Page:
There was a period when Jay Park released lighthearted, throwback r&b pop that resulted in at least two singles (the incredible Joah and So Good) that have only grown better with age. But that Jay Park has been replaced with someone much more predictable. In fact, I’ve hesitated more than once to review his prolific output of late, because I fear that my commentary will devolve into something closer to an op-ed on the state of hip-hop in Korean music.
But to hell with it. Jay Park has millions of fans, and they love what he’s doing now. More power to them. I don’t begrudge anyone for the music they like. I know my own preferences don’t always align with the majority of k-pop fandom (especially when it comes to international listeners). But here’s the problem I have with Drive, and almost every single Jay Park has released over the past year or two. He’s settled into a very westernized formula, to the point where each new track sounds nearly interchangeable with the last. They’ve all got that trademark electro AOMG beat, which just kind of repeats endlessly without any real peaks or valleys. And the melodies are similarly one note — more of a continual ad-lib than a well-structured melodic storyline. This is very much a style unto itself, but it’s not one that captures my imagination. It gives off the impression that the vibe surrounding the track is more important than the actual song.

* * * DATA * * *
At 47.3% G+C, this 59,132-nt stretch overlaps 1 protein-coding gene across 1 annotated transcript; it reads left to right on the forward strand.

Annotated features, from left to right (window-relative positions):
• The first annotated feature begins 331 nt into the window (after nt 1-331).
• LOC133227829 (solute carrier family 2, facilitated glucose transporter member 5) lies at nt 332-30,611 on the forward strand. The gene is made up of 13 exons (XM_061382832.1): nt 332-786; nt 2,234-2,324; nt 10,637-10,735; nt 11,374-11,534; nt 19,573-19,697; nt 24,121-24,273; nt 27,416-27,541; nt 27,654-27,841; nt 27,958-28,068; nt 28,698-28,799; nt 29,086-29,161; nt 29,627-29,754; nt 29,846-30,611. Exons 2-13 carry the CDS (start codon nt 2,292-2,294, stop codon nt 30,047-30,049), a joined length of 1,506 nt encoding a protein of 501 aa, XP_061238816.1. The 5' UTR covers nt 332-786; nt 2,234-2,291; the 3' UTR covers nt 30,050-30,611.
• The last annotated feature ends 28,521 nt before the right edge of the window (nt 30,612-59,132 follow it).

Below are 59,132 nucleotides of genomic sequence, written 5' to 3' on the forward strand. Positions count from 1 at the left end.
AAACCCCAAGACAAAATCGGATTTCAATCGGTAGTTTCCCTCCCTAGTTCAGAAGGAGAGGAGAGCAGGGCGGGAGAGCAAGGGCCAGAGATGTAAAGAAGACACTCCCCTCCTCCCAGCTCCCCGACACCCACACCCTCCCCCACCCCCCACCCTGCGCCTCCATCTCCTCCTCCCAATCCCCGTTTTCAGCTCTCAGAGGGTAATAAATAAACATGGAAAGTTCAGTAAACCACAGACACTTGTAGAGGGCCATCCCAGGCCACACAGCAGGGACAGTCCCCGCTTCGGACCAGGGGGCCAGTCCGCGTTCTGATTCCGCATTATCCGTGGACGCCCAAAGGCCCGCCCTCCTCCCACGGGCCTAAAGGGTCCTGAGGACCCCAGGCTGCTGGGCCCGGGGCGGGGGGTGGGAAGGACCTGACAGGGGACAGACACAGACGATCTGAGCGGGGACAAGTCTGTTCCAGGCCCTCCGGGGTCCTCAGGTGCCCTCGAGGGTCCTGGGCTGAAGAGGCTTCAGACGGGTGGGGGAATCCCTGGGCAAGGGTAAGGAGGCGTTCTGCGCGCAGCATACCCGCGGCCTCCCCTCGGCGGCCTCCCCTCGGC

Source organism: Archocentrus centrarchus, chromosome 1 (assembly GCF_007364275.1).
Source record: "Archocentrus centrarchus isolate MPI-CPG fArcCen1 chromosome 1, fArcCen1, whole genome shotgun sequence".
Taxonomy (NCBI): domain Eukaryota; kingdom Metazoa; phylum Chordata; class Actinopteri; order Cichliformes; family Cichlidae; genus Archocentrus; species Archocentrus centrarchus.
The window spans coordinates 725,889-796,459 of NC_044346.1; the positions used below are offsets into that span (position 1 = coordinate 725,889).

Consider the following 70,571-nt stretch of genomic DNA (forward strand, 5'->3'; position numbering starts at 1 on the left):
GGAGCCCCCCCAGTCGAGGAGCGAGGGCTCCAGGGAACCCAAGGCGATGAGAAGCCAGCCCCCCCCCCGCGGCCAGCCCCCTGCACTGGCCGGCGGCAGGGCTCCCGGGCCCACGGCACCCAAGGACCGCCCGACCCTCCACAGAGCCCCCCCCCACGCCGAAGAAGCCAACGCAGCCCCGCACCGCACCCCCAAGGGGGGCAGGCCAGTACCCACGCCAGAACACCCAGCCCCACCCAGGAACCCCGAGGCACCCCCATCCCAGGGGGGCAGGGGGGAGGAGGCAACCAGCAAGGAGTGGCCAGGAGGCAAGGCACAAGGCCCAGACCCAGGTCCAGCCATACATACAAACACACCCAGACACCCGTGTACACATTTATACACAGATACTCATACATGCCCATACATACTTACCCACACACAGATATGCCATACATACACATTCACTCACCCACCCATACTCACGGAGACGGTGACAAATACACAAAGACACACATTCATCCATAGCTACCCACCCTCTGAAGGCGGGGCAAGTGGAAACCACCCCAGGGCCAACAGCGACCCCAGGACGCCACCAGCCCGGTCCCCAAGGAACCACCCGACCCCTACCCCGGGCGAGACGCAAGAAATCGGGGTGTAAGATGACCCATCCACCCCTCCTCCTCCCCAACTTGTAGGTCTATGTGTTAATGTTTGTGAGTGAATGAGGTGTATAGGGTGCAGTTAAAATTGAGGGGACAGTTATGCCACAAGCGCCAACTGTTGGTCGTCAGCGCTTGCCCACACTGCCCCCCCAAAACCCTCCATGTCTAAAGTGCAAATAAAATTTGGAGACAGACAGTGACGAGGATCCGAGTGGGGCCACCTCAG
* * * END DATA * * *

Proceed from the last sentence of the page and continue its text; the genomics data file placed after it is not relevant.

And this is where I hop on my soapbox. I have no problem with hip-hop. Much of the k-pop repertoire is built heavily upon it. What I do have a problem with is swag over substance. Jay Park’s more recent music seems overly concerned with cementing his image as some bad boy lethario. It uses tropes that may feel fresh and boundary-pushing in Korea, but seem quite tired by Western standards. I get that Park’s influences (and upbringing) are more strongly rooted in America than Korea, and I applaud his attempt to bridge the two musical cultures. But as pleasant as tracks like Drive are, they carry with them a feeling of imitation that causes his music to feel increasingly like an act rather than a dynamic burst of the creativity and charisma he’s shown us in the past.